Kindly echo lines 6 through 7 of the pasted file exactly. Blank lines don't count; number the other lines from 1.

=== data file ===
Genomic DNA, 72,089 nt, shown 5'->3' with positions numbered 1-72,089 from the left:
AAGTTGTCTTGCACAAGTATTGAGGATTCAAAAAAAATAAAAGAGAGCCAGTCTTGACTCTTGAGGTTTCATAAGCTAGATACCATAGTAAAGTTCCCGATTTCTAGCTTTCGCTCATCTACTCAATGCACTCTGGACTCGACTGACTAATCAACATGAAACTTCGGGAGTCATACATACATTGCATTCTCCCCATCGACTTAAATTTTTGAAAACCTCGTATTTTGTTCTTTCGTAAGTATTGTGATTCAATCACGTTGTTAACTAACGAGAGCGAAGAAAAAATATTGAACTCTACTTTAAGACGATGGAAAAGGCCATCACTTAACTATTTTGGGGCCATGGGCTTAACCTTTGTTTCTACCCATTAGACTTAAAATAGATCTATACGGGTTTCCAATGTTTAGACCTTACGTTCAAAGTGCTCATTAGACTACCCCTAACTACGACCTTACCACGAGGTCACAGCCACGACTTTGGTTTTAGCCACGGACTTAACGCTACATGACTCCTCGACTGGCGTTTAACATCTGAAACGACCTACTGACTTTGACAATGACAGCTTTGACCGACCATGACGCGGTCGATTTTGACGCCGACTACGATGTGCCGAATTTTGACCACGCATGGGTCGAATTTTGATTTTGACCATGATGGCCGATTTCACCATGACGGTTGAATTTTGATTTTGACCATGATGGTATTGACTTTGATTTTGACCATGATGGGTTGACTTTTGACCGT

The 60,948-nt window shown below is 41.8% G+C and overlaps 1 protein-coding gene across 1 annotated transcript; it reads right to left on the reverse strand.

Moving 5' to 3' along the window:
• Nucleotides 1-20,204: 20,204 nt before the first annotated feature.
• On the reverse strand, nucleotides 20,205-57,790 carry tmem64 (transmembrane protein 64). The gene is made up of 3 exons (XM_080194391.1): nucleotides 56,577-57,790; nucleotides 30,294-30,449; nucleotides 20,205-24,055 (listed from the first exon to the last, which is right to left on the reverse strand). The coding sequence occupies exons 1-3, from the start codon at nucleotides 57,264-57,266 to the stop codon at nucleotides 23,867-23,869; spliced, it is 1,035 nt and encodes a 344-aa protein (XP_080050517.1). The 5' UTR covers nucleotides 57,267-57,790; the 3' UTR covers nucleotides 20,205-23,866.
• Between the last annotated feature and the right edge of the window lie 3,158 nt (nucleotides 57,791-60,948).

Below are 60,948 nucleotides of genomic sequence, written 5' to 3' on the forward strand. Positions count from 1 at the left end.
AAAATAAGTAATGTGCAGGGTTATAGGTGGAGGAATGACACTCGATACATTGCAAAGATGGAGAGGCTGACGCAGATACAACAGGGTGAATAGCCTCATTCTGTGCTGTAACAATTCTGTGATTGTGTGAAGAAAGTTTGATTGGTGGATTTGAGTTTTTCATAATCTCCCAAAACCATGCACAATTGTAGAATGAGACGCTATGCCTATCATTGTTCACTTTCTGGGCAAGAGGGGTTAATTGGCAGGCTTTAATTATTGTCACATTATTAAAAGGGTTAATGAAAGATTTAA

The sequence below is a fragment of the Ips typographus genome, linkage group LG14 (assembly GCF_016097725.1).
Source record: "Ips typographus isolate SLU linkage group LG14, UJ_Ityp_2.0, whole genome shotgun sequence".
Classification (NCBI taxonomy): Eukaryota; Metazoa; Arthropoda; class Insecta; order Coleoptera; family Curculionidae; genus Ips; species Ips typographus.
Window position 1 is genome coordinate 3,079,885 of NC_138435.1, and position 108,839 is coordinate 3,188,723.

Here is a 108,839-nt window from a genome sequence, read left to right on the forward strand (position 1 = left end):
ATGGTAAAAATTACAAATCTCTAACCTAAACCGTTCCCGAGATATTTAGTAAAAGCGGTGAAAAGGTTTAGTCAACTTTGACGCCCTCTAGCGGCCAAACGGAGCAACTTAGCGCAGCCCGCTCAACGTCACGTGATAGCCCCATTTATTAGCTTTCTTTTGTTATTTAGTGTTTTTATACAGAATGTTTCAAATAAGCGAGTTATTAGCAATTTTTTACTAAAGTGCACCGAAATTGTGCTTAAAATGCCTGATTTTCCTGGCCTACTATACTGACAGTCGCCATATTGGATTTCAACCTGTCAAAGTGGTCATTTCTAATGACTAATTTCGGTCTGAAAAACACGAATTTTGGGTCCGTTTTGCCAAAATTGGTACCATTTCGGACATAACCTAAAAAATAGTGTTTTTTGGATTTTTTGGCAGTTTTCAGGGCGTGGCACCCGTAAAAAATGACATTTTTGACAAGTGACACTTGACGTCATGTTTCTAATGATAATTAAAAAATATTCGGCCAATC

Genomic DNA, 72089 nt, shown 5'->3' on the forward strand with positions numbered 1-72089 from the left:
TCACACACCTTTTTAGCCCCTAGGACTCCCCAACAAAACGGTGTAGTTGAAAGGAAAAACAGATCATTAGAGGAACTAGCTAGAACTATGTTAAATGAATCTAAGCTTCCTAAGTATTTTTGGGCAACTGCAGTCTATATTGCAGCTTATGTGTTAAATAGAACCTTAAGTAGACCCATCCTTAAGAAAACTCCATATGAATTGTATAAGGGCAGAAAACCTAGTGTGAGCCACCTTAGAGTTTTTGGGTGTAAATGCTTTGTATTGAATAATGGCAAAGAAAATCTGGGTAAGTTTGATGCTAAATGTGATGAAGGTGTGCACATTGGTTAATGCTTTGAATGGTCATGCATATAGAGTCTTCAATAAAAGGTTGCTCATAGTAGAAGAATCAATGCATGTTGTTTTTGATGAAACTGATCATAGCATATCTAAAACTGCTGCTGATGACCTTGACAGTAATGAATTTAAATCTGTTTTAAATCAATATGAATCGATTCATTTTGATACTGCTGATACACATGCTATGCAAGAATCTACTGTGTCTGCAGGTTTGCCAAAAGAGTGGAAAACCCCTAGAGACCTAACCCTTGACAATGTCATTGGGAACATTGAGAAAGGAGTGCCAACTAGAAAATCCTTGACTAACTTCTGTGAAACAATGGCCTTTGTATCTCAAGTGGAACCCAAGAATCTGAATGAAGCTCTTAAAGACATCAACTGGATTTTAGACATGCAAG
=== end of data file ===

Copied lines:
• On the reverse strand, nucleotides 20,205-57,790 carry tmem64 (transmembrane protein 64). The gene is made up of 3 exons (XM_080194391.1): nucleotides 56,577-57,790; nucleotides 30,294-30,449; nucleotides 20,205-24,055 (listed from the first exon to the last, which is right to left on the reverse strand). The coding sequence occupies exons 1-3, from the start codon at nucleotides 57,264-57,266 to the stop codon at nucleotides 23,867-23,869; spliced, it is 1,035 nt and encodes a 344-aa protein (XP_080050517.1). The 5' UTR covers nucleotides 57,267-57,790; the 3' UTR covers nucleotides 20,205-23,866.
• Between the last annotated feature and the right edge of the window lie 3,158 nt (nucleotides 57,791-60,948).